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Surviving Summer ‘Adventures’ with Men and Boys
Surviving Summer ‘Adventures’ with Men and Boys


Here’s my quick take on survival tips and general advisories for women and girls who find themselves camping in a recreational vehicle - in the pervasive presence of men and boys - sons, grandsons, nephews, cousins…

Since the beginning of time, humankind has been all-too-keenly aware of the fundamental differences between girls and boys. An RV camping trip certainly brings such gender-specific tendencies into the spotlight. As a female who’s always been outnumbered (four to one) on travels with my husband and three sons, I’ve gradually come to understand and appreciate the rough n’ tumble male perspective. Here’s my quick take on survival tips and general advisories for women and girls who find themselves camping in a recreational vehicle - in the pervasive presence of men and boys - sons, grandsons, nephews, cousins…

Scan the broccoli for night-crawlers (as in worms). Try to imagine reaching for a bunch of broccoli in your RV’s refrigerator, and finding a wiggly slimy night-crawler nestled on top. This surreal event actually happened to me when an intrepid bait worm escaped from his (???) little plastic tub of dirt and migrated into the green florets of a broccoli bouquet. Ever since that fateful meeting, I’ve scheduled routine security checks on the lids of all worm tubs that we store in our RV. Better yet, I try to keep all visiting worms outside in a separate, sealed cooler - sans broccoli.

Remember... Camping males are avid eaters. Whether or not there are worms in the fridge, camping men and boys generally require large quantities of short-order food. Resolve to teach everyone in your hungry travel group how to cook and clean up in the galley (a camper’s term for an RV kitchen). Teamwork is the best way to stay ahead of the demand for bushels of good grub on wheels.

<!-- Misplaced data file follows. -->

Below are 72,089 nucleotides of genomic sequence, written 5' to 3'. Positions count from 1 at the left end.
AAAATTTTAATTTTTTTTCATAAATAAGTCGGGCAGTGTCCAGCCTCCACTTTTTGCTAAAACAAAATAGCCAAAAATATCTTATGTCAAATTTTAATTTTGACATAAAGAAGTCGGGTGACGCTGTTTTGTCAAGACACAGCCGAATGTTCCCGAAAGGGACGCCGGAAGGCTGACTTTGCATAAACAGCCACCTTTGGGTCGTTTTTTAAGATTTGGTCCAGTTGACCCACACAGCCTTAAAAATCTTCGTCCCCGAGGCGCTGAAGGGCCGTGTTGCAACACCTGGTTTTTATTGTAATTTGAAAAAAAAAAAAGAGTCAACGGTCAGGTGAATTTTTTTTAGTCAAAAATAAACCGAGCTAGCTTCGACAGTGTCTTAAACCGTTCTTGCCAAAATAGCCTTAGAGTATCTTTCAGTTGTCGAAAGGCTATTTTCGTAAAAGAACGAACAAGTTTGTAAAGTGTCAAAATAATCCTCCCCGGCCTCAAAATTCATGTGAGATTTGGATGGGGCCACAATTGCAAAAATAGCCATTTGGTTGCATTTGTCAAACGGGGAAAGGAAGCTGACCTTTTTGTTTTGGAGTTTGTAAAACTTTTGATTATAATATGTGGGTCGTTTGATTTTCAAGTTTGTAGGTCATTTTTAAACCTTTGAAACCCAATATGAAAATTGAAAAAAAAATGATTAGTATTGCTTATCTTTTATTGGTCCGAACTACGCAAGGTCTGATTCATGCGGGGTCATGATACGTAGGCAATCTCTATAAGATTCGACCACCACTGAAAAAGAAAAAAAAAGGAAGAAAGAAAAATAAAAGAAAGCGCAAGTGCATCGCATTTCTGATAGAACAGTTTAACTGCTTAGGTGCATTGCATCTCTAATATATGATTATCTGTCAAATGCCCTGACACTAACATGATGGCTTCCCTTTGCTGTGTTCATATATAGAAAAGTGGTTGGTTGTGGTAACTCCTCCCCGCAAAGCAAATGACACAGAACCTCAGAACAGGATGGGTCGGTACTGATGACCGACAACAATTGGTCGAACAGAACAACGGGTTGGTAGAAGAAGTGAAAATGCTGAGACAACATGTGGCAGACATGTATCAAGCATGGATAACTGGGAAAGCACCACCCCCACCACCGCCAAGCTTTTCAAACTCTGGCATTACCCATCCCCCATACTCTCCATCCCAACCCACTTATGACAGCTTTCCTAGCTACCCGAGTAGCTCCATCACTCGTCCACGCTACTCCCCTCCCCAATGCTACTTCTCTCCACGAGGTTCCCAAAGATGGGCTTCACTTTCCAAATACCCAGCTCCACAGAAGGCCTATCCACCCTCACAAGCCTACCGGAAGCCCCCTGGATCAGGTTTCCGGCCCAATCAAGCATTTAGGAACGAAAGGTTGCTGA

Grit in your salad is never lethal. Beach trips with boys include an inevitable influx of gritty sand and gravel. The stray grit that infiltrates your RV eventually makes its way into pillows, clothes, bars of soap, and your entire food supply. Some parakeets I’ve met like to eat gravel to help digest their seeds. As for me, I prefer croutons for the crunch in my salad.

Male children and soap don’t mix - without coercion. In their youthful days, our boys devised scores of reasons to skip showers on camping trips. Some of their most inventive pleas were...

The same teenage boy who plays possum when you try to wake him on a school morning will spring spontaneously from his sleeping bag at 5 a.m., provided you’re camping near a fishing pond.
  • “I washed myself in the ocean.”
  • “Have you heard about the water shortage in Florida?”
  • “The fish bite better when I’m dirty.”
  • “If I use hot water, there won’t be any left for you and Dad.”
  • And the old standby… “But Mom, we’re camping!”
Whatever you do, stow extra toothbrushes . When several small boys brush their teeth in an RV bathroom, at least one of them is likely to fumble his brush in the line of duty. Open ‘seats’ and sudsy shower drains are probable landing strips for free-falling dental equipment. A ready supply of spare toothbrushes is absolutely essential.

Most men and boys disregard appearances when they’re camping. Combs, brushes and razors can go unused for days, and clothes might never get changed without your persistent prodding. These sluggish male tendencies are probably representative of a gender-specific ‘back-to-nature’ mentality. My firsthand observations indicate that boys of all ages disregard grooming standards most stridently when they’re camping in the woods or at the seashore.